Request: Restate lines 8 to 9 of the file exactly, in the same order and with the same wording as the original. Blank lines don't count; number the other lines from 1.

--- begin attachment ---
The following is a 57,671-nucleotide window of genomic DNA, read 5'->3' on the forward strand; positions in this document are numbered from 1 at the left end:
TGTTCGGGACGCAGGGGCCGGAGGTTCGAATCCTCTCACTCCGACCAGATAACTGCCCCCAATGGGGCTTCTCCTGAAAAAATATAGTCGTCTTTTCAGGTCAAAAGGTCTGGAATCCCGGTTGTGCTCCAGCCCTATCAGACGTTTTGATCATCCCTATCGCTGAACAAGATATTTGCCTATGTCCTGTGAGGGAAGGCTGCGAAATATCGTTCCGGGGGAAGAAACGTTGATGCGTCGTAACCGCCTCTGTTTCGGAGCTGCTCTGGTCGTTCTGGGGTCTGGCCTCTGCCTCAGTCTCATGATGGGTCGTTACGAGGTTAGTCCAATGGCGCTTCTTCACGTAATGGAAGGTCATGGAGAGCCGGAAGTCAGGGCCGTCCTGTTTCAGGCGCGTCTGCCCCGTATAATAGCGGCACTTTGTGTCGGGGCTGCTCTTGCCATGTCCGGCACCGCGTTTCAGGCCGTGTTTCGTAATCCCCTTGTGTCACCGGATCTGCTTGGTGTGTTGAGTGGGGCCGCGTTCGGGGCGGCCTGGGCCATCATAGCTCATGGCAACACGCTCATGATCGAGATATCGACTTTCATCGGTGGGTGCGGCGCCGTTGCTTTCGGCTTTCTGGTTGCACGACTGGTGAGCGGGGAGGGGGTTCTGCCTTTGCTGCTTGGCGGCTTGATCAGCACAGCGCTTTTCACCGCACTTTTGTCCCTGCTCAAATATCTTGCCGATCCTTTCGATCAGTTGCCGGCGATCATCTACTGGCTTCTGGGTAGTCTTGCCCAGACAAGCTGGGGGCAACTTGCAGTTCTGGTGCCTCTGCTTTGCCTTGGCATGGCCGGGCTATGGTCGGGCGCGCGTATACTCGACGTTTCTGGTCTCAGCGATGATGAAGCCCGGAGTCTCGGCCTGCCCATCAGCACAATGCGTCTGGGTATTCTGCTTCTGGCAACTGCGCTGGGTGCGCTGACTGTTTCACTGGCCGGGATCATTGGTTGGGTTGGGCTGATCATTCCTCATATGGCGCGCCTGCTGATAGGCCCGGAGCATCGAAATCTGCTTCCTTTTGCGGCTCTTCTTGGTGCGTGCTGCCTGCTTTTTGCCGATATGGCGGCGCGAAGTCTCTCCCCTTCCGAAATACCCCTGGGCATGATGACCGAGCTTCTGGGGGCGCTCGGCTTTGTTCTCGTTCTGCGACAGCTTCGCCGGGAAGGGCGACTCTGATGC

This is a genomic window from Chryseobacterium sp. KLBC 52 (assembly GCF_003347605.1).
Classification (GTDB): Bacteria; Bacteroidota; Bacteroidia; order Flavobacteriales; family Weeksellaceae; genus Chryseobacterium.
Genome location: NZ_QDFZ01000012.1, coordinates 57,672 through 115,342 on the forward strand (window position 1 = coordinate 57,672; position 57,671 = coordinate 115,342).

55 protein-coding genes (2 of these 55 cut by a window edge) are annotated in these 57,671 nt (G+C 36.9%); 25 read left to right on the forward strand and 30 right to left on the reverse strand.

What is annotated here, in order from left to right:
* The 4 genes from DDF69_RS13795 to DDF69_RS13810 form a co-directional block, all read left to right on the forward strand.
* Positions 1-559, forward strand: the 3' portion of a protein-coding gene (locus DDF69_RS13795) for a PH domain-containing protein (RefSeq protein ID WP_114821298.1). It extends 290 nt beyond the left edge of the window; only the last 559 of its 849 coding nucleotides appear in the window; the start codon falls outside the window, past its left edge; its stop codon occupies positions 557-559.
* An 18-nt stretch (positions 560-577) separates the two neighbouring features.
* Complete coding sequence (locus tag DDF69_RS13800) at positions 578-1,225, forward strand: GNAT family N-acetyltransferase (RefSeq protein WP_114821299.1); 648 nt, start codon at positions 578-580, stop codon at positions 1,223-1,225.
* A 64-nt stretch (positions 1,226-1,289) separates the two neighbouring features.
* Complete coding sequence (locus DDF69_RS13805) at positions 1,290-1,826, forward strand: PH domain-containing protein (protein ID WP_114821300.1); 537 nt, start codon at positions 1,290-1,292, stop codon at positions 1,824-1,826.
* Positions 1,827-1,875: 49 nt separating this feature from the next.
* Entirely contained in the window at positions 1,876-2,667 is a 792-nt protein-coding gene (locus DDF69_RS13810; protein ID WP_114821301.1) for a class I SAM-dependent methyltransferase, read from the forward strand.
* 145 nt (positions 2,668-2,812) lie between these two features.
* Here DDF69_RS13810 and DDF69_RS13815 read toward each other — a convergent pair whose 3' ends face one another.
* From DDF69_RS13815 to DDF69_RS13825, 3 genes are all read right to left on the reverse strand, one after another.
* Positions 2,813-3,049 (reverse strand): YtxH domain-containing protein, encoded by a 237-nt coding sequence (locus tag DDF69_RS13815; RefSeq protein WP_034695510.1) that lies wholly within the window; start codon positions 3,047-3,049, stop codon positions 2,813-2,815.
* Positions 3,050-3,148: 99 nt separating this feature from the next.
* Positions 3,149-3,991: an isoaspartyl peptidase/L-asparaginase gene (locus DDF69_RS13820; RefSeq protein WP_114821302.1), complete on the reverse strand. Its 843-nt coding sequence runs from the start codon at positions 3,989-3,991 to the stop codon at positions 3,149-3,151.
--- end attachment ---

* The 4 genes from DDF69_RS13795 to DDF69_RS13810 form a co-directional block, all read left to right on the forward strand.
* Positions 1-559, forward strand: the 3' portion of a protein-coding gene (locus DDF69_RS13795) for a PH domain-containing protein (RefSeq protein ID WP_114821298.1). It extends 290 nt beyond the left edge of the window; only the last 559 of its 849 coding nucleotides appear in the window; the start codon falls outside the window, past its left edge; its stop codon occupies positions 557-559.